Muslim leaders from across America will gather in Texas this weekend to hold the annual Stand With the Prophet in Honor and Respect conference, a weekend forum that is being billed as a "movement to defend Prophet Muhammad, his person, and his message," according to event information.
The Saturday event, which seeks to combat "Islamophobes in America" who have turned the Islamic Prophet Muhammad "into an object of hate," according to organizers, comes just a week after radicalized Islamists in France killed 17 people.
The victims died in events that began with the shooting attack on French newspaper Charlie Hebdo for its satirical cartoons that skewered the prophet.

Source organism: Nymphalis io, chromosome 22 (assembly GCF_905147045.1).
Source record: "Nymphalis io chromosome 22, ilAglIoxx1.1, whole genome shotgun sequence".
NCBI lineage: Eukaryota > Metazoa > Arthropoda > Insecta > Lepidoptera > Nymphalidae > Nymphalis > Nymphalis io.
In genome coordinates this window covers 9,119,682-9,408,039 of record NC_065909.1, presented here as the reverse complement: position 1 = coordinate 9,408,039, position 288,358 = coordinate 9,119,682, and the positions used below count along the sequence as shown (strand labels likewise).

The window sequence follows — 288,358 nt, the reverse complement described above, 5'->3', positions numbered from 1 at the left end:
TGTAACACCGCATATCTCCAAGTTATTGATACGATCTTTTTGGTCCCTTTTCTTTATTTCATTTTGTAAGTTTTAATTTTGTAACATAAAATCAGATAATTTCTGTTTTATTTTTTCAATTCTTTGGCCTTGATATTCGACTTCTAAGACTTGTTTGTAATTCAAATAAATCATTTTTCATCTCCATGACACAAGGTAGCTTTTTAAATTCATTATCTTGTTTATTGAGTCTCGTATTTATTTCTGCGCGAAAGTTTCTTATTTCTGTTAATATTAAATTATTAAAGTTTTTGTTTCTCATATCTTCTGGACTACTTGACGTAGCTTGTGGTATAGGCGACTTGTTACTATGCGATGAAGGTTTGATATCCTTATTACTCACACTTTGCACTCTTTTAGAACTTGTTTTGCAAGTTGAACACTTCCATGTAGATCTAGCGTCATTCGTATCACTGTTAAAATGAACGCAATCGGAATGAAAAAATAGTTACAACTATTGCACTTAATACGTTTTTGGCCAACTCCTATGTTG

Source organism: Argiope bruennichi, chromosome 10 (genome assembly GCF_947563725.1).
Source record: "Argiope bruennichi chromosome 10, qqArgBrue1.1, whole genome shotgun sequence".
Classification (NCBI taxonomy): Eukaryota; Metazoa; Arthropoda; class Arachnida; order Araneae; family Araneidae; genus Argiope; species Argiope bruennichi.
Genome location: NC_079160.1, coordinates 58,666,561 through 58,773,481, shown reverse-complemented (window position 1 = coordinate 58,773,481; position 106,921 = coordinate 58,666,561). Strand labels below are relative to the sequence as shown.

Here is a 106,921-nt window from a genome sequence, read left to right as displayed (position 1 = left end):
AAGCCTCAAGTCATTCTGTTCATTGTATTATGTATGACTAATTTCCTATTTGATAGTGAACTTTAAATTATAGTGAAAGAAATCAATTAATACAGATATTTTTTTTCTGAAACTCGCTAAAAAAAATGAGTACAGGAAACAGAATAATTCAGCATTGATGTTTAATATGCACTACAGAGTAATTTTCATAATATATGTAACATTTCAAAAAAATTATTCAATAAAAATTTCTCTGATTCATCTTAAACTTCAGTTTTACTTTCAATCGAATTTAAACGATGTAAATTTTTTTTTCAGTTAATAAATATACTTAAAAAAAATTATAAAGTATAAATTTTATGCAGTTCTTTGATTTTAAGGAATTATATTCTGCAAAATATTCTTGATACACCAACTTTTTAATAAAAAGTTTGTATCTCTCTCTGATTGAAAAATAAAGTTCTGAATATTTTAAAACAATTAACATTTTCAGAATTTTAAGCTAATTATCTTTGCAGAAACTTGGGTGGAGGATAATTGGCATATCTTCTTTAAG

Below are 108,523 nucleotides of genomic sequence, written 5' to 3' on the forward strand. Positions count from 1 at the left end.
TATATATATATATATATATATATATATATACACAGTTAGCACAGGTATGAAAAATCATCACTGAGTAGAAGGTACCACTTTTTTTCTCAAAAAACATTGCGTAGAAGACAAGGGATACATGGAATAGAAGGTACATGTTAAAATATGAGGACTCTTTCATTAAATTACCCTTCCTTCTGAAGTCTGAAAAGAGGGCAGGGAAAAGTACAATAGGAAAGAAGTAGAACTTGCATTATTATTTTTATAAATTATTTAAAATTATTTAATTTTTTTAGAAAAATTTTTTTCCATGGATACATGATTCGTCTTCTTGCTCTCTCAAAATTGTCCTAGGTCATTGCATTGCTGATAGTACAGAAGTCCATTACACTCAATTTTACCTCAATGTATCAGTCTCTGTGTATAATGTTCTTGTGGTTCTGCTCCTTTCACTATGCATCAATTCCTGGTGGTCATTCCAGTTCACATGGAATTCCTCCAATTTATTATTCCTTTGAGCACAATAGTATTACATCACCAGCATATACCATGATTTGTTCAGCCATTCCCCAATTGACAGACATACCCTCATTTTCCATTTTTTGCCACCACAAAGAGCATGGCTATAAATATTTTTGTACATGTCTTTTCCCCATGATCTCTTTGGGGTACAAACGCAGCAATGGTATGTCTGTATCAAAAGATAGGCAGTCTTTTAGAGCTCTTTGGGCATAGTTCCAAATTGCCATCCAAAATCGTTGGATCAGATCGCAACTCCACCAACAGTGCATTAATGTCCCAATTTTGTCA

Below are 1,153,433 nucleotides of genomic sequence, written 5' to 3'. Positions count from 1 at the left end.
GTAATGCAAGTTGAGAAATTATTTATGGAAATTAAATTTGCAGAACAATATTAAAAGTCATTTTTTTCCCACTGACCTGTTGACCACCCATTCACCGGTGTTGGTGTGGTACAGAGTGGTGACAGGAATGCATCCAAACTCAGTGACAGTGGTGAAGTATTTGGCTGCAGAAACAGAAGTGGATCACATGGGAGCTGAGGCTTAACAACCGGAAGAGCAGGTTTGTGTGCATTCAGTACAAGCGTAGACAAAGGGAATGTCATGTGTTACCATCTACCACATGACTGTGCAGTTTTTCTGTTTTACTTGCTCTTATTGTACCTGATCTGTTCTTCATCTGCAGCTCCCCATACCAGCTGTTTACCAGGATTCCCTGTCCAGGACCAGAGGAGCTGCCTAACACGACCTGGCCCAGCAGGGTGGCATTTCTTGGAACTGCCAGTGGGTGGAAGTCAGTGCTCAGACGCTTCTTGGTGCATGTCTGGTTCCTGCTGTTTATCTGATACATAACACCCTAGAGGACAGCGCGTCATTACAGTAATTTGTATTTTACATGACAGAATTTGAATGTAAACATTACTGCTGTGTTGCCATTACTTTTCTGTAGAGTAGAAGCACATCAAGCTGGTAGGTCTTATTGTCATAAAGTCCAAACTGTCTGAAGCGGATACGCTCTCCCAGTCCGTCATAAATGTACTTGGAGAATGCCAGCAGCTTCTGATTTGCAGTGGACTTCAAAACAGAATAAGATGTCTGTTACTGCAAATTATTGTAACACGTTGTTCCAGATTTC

Organizers of the event place the blame for Islam's bad reputation on the media and so-called American Islamophobes who have "invested at least $160 million dollars to attack our Prophet and Islam," according to the conference web page.
Keynote speakers at the event will include Georgetown University professor John Esposito, founding director of the school's Prince Alwaleed Bin Talal Center for Muslim-Christian Understanding, which has come under fire for, among other things, hosting 9/11 Truthers and a member of Egypt's Nazi Party.
Also scheduled to attend the forum is controversial New York-based Imam Siraj Wahhaj, who was an "unindicted co-conspirator" in the 1993 World Trade Center bombings trial. Wahhaj has called the FBI and CIA the "real terrorists" and expressed a desire for all Americans to become Muslim, according to the New York Post.